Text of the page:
In the recent Straight Dope Classic #3, Do tornadoes only occur in North America? (Jan 10 2014, originally Aug 6 1993, http://www.straightdope.com/columns/read/1083/do-tornadoes-only-occur-in-north-america)
Cecil reports that tornadoes common form in the US because “you get warm, moist surface winds blowing up from the Gulf of Mexico, while cool high-altitude winds blow over the tops of the Rockies.”
This is not right. Tornadoes form so commonly in the US and Canada because there is one long plain that extends from the Arctic Ocean to the Gulf of Mexico without any geographical features to block the air masses from the Arctic from meeting those from the Gulf.
The Rockies actually block the winds from either direction, preventing the air from extending westward, they do not generate the cold air. This can be seen in a map of tornado locations, which sweep at a NW-SE diagonal that tracks the front of the mountain range. This is also one of the reasons that tornadoes do not form west of the Rockies - where there is warm air from the Pacific currents that give the west coast such a pleasant climate compared to the east coast at identical latitudes.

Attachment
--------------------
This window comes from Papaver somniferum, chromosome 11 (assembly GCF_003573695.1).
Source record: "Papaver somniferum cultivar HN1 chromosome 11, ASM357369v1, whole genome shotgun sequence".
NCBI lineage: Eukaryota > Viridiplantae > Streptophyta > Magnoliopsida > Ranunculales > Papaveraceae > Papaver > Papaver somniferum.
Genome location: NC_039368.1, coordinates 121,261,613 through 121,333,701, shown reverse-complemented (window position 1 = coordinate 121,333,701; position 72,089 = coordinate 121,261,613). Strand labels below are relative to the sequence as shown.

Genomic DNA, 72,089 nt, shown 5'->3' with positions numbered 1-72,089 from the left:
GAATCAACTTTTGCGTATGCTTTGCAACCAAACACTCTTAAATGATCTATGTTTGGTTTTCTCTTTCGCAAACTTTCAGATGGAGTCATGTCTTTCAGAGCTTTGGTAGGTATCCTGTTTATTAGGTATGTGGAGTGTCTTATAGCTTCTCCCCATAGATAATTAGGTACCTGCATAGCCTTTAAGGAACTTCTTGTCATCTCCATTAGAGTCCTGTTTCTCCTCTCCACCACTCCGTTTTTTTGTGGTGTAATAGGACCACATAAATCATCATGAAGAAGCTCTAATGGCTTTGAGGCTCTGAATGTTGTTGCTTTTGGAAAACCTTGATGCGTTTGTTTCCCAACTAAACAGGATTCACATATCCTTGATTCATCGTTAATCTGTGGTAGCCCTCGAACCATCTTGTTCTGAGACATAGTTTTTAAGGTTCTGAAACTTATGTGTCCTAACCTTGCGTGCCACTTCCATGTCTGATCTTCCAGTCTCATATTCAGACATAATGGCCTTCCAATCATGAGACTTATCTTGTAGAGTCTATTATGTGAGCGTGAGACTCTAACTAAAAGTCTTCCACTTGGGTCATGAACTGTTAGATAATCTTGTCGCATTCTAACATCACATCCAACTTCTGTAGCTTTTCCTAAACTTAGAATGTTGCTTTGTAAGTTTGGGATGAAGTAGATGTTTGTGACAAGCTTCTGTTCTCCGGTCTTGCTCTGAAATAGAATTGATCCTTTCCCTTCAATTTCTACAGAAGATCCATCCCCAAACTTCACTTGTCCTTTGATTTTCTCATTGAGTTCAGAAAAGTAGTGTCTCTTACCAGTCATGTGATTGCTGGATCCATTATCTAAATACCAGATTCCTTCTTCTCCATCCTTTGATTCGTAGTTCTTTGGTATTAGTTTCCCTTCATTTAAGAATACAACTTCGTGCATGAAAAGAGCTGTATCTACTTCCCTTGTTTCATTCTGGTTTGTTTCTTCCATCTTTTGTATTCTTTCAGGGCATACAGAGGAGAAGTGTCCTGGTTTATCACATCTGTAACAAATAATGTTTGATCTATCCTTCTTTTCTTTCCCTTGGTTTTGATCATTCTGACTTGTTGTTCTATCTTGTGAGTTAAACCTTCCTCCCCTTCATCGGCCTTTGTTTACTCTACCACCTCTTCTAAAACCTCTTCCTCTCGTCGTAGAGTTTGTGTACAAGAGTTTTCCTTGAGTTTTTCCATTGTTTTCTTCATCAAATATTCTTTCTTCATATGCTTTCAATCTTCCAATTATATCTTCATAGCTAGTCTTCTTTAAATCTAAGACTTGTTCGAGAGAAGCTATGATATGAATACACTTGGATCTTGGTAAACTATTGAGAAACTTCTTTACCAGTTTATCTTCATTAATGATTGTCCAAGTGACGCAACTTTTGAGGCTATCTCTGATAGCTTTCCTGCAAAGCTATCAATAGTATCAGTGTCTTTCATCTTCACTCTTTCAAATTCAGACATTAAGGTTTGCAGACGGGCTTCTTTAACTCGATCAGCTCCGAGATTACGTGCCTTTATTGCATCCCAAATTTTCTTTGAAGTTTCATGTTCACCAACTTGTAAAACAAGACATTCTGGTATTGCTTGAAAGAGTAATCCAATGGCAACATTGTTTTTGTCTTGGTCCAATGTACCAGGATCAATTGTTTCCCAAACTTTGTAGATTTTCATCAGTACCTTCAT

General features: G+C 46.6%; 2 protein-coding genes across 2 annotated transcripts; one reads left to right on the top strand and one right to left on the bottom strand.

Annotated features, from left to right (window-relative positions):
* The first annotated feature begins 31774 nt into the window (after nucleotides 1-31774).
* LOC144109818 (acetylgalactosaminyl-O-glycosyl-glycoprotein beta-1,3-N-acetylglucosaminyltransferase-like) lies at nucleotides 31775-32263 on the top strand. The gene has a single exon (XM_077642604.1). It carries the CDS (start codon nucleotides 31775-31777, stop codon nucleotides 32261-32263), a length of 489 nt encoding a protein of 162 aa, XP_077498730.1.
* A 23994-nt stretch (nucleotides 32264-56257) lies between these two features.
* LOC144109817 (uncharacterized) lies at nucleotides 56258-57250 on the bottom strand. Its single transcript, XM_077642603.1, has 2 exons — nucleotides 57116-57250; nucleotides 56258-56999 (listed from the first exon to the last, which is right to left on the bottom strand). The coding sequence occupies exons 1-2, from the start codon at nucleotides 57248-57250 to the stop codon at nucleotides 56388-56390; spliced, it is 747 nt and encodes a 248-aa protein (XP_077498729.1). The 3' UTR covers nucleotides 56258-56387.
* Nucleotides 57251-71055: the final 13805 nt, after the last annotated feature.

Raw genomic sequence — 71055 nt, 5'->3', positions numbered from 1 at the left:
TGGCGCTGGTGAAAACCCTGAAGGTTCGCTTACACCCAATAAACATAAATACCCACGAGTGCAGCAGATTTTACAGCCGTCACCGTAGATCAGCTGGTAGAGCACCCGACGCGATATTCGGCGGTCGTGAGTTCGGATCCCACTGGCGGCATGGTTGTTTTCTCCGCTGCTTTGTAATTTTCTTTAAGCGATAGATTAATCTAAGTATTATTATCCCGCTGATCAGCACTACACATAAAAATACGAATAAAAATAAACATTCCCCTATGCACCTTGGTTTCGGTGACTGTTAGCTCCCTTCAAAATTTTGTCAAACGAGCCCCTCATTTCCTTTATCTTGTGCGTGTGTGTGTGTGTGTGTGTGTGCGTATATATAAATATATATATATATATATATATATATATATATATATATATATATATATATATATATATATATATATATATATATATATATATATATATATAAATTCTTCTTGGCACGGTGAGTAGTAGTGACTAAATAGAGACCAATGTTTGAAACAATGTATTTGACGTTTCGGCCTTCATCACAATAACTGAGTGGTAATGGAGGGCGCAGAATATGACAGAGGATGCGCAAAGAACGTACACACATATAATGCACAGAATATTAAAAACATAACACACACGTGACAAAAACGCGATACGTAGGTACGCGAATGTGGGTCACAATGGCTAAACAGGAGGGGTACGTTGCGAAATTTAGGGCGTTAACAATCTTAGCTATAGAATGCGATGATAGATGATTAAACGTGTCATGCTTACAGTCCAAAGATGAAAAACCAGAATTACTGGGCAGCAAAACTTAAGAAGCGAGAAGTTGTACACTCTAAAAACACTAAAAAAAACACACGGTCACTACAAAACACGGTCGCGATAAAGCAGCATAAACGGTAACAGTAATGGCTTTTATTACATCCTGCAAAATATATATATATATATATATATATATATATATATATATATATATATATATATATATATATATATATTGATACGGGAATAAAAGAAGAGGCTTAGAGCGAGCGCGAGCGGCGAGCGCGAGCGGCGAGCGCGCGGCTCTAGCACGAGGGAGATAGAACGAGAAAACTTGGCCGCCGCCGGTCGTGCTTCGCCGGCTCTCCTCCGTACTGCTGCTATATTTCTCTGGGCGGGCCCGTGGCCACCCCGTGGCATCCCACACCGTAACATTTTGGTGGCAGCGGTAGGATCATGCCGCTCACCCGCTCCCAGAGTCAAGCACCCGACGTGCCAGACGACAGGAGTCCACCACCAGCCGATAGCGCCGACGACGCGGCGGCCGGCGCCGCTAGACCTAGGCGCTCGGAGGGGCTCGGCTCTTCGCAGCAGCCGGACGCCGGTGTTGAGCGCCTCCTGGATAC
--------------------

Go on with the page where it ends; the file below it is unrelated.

So the cold Arctic air sweeps across the lake-littered glacial tundra of Canada’s Northwest Territories into Canada’s Great Plains of Saskatchewan, Manitoba. northern Ontario and eastern Alberta, and onward to the US Great Plains where they meet the Gulf air coming north.
The many lakes of the tundra and plains of Canada and the northern US are also remnants of the glaciers. You will see a similar pattern between lake location and tornado formation because the Rockies blocked the glaciers as well. And the existence of this vast low-lying plain explains the childhood mystery of why there are fossils of fish and other marine life in Kansas.
An additional consequence was the formation of one of the world’s few high latitude desert regions in the Great Basin between the Rockies and the various mountain ranges that cross the region to the Pacific coastal chains (the other being the Taklamakan-Gobi Desert system where various mountain ranges and plateaus enclose the region in an east-west manner).